Afghan police chief urges Australia not to cut AFP assistance

General, Humanitarian Advocacy, Media Releases, News article written on the 14 May 2014

One of Afghanistan’s most senior police officers has joined forces with Oxfam to urge the Australian Government not to desert the women of Afghanistan by pulling all Australian Federal Police assistance to the country. 

In Australia this week to urge the Abbott Government not to abandon Afghanistan, Colonel Najibullah Samsour, Chief of District 10 Police, Afghan Police Force, said it was critical that Australia and the international community continued to back Afghanistan in developing a police force capable and willing to protect women and girls from violence.

The Abbott Government’s budget, handed down on Tuesday, maintained aid to Afghanistan at $130 million, but there was no allocation for the Australian Federal Police to continue their support.

Colonel Samsour said AFP officers had been instrumental in providing basic training for Afghan National Police officers in Uruzgan province and nationally, and crucially, this had included violence against women training.

Despite advances in women’s rights since 2001, Afghan women still face alarming rates of gender based violence, with 87 percent of Afghan women suffering at least one form of physical, sexual or psychological abuse and AFP have been helping to tackle the issue.

 “In Afghanistan’s conservative society, there is strong evidence that Afghan women feel more comfortable reporting crimes to policewomen,” Colonel Samsour said.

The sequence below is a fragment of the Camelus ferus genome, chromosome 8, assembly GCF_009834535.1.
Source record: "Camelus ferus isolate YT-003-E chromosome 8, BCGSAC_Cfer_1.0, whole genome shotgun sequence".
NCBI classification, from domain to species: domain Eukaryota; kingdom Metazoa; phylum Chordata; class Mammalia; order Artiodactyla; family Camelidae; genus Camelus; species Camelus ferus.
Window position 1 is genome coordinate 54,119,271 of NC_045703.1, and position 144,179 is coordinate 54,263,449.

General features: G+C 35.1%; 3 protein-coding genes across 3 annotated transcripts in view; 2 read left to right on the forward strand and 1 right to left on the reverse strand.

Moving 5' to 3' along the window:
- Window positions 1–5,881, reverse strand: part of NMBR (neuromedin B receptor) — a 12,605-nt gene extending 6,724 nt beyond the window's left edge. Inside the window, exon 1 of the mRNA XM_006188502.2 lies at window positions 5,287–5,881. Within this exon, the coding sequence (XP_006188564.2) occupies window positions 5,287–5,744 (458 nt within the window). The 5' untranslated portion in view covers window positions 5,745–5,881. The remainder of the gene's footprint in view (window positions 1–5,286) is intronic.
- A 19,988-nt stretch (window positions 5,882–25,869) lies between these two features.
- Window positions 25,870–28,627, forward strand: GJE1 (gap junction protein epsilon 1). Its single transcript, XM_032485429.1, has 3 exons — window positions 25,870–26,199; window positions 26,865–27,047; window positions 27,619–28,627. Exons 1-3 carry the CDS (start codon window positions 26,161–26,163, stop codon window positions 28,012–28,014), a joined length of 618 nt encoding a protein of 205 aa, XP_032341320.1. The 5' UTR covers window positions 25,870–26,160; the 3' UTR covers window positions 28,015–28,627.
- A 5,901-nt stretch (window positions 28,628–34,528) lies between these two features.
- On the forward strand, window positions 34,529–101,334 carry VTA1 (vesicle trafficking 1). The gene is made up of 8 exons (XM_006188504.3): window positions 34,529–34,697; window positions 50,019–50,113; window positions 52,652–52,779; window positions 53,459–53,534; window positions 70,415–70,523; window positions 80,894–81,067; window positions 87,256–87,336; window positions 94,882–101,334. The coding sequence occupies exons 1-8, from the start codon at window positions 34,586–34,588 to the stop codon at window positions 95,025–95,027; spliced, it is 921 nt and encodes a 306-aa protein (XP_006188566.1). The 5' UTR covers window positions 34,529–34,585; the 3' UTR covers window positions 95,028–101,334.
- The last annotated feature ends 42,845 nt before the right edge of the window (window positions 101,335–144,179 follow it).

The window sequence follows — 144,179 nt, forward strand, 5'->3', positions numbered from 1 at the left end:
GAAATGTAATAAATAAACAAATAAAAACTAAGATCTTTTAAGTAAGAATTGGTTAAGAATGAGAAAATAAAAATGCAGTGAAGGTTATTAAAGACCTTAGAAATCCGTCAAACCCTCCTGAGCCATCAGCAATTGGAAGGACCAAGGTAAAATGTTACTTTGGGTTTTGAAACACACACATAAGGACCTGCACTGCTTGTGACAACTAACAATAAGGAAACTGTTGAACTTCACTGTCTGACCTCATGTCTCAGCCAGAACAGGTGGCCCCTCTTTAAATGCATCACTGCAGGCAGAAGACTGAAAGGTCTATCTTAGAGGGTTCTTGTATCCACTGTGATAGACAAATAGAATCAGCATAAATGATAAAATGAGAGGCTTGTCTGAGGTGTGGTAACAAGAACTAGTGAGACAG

“Yet at present women make up less than 1 per cent of the Afghan police force. Unless we do something about that, few women in Afghanistan will never encounter a policewoman.

“More needs to be done to keep policewomen safe at work and within their communities, recruit talented women and give them greater opportunities for training and advancement.”

Oxfam Australia Chief Executive Helen Szoke said Afghanistan welcomed the fact the government had not reduced the country’s aid budget, but said the $130 million figure fell short of prior commitments, with funding levels falling from $200 million in 2012.

 “Australia has made an enormous investment in Afghanistan over the past decade, and has a clear stake and responsibility to ensure the Afghan people have a safe and prosperous future,” Dr Szoke said.

“A vital part of that will be ensuring women’s rights are protected.”

 To arrange an interview please contact Oxfam Australia Media Coordinator Angus Hohenboken on 0428 367 318 or Please note Colonel Samsour does not speak English, but he is travelling with a translator.